The odds against this outcome were perceived very pessimistically. The proverbial "needle in a haystack" looked good in comparison. We were looking for a soda can sized object somewhere in the vast Black Rock Desert.
This soda can sized object is called a "CanSat". Invented by Stanford University professor Bob Twiggs, the idea of using a soda can as a standard research payload container turned out to be such a simple, intuitive and useful idea that it has been adopted as a de-facto international standard. With such a standard, rocket builders can plan on one size of payload and be ready to provide research flights for student payloads from just about anywhere.
The normal flight profile for a CanSat is that the rocket will carry it up to apogee, the highest point of the flight, and then eject it overboard to perform its research on the way down. The CanSat is responsible to deploy its own parachute, or possibly some other recovery mechanism.
After one particular flight in September at AeroPac's XPRS rocket launch event, the rocket was recovered but the CanSat remained missing. The aerospace engineering students who built this CanSat returned home to Japan without their flight data. It must have been quite a disappointment.
One of AeroPac's members who acted as a mentor for the students, Paul Hopkins KE6DAX, asked Stratofox for help to look for it before the weather closed the season for the search. The chances were slim since the transmitter batteries had already long since died before the request was made. It was going to be strictly a visual search.
Just on the odds against it, many people thought this search shouldn't even be attempted. There were some potential scenarios which might make things not as bad as imagined. And indeed one of those scenarios did happen, making the search possible and successful because it was attempted. More simply, this couldn't have been done without some luck.
One possibility provided a ray of hope. If the parachute was no longer attached, the CanSat may not have moved far even with storms that have occurred in the area since the CanSat's flight. And that scenario was what happened. The CanSat, without parachute, was found about 1/2 mile away from the point where the rocket was recovered. We do not know whether the parachute was lost in flight or after landing.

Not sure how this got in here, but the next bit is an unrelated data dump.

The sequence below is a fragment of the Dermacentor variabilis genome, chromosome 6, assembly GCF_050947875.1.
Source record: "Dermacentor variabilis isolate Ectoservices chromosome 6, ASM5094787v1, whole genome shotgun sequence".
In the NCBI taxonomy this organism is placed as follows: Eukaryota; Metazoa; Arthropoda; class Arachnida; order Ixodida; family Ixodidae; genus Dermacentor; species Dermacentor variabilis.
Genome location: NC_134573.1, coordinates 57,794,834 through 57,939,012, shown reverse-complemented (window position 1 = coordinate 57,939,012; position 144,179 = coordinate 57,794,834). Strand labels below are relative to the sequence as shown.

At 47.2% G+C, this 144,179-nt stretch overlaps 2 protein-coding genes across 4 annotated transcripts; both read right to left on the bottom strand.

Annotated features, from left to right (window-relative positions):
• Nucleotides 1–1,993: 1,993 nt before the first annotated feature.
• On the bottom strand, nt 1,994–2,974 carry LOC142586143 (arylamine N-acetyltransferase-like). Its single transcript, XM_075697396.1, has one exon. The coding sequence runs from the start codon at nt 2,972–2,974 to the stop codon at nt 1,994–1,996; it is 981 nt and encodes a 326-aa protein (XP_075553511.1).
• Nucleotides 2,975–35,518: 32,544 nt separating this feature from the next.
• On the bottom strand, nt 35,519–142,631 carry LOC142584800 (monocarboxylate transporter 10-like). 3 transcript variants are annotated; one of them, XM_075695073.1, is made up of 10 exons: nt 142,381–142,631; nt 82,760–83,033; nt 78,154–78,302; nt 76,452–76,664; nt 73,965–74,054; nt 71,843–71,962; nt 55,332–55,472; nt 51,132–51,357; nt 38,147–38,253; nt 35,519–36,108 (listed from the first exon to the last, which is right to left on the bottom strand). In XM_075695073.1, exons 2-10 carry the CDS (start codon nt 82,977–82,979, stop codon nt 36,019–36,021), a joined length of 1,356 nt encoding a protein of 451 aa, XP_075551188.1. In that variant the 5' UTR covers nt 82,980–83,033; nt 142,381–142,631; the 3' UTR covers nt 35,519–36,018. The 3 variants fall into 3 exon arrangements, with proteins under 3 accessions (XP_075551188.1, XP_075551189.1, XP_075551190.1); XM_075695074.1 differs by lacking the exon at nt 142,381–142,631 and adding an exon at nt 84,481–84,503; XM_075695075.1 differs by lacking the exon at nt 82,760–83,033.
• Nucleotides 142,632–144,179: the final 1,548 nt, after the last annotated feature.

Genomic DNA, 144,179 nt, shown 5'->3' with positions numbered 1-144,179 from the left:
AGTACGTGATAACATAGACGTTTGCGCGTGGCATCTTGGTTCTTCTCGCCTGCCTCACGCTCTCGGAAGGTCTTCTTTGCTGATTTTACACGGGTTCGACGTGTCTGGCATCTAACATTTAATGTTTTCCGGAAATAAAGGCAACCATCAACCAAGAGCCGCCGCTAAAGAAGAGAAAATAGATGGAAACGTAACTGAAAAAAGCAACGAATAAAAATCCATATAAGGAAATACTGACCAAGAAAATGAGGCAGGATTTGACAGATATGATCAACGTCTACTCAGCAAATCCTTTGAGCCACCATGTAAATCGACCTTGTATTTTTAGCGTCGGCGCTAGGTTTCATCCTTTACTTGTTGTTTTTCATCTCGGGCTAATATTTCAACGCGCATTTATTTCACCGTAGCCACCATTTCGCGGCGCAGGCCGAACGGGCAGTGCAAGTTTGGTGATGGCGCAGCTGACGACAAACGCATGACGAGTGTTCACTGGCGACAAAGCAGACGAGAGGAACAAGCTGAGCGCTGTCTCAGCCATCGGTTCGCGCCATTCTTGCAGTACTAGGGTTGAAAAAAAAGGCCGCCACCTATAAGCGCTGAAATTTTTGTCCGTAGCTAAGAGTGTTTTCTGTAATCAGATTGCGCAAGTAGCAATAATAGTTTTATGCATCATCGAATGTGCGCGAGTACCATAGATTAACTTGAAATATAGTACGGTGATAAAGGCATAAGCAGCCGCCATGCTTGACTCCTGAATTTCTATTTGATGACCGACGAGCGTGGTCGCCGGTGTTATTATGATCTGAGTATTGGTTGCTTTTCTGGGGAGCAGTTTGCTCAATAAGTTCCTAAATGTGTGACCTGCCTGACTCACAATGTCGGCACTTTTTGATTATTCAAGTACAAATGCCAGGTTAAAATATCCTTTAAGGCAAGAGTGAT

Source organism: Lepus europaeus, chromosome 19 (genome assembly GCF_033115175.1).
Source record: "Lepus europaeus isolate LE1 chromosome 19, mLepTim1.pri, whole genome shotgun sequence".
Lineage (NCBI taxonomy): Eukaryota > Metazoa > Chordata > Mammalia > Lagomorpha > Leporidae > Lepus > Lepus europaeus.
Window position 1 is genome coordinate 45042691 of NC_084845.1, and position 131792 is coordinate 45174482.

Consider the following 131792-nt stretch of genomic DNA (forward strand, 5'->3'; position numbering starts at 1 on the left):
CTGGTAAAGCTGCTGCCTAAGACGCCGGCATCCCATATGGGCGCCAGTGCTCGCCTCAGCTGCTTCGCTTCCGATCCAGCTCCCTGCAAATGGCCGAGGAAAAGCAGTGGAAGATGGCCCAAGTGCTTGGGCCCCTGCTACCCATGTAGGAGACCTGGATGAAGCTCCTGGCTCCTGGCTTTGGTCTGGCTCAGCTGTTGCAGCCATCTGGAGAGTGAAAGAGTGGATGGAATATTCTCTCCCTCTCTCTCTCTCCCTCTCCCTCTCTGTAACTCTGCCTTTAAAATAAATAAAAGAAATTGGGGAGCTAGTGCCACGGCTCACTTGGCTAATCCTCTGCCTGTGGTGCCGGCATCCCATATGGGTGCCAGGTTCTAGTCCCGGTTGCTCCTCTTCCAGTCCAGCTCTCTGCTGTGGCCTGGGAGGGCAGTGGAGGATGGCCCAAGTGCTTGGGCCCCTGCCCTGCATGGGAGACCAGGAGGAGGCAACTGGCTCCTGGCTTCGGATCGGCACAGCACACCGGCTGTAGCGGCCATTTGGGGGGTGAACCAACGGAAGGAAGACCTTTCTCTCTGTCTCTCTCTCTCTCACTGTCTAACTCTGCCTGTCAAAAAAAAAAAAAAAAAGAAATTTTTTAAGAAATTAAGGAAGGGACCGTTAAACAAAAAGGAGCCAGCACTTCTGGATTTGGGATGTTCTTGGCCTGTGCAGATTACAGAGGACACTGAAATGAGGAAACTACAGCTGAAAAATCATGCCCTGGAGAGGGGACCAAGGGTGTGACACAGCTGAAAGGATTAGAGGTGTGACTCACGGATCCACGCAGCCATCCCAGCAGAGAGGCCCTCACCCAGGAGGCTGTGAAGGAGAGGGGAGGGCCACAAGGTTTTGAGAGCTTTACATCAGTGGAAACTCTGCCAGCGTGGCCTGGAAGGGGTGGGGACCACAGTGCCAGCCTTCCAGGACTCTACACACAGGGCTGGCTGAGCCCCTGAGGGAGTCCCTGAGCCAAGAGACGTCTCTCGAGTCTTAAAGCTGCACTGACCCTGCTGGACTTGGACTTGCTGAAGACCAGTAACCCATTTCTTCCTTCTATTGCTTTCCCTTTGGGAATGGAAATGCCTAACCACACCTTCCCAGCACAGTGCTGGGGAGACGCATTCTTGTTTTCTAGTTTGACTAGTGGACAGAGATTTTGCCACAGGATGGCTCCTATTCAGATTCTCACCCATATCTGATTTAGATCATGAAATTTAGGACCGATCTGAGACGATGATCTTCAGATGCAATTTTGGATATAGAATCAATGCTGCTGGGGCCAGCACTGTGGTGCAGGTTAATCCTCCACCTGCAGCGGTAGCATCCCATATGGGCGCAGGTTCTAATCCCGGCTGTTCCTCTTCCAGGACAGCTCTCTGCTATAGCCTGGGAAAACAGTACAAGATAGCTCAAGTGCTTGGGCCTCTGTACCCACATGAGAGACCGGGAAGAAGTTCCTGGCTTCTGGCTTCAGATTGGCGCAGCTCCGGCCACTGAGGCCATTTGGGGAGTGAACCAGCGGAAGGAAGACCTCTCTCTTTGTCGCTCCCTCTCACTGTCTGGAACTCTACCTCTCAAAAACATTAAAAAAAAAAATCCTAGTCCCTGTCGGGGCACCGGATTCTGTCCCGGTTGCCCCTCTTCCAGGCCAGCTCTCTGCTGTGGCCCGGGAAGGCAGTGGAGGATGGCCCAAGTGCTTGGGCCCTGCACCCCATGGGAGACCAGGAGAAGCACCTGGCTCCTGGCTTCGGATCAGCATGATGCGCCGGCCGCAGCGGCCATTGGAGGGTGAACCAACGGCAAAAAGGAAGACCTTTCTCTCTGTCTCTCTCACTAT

This small item is a difficult thing to see in the vast desert on any day. In the hot days in September, the CanSat may have been further obscured by the mirage, where 1/2 mile is enough to make even large objects disappear. But in November when the surface wasn't as hot, the visibility goes much farther. Also, Stratofox has experience with looking for missing items on the Black Rock lakebed anyway.
We don't know if the Japanese students will be able to recover any data from the CanSat after it had been exposed to the elements for 2 months. But they wouldn't have had any chance without the payload recovery. Flash memories are fairly resilient - so there's reason for hope.
In addition to the CanSat, the team found and picked up a model rocket nose cone and parachute, a high-power rocket interstage coupler, a broken fragment of a high-power rocket fuselage, two World War II air-to-air anti-aircraft shell casings, a bullet casing and a large spent bullet (possibly also from WWII).
So, as all visitors are encouraged to do, we left the Black Rock Desert cleaner than we found it.
The Point of Contact (emergency and routine status contact) for the event was Owen DeLong KB6MER from San Jose, California.
See the photos from the event.
"That might be the droid we are looking for."
Erik Ebert, AeroPac rocketeer
first reaction to the photos of the CanSat
"It is a strange fate that we should suffer so much fear and doubt over so small a thing."
Boromir, Lord of the Rings: The Fellowship of the Ring
a quote that came to mind sometimes during the preparation and search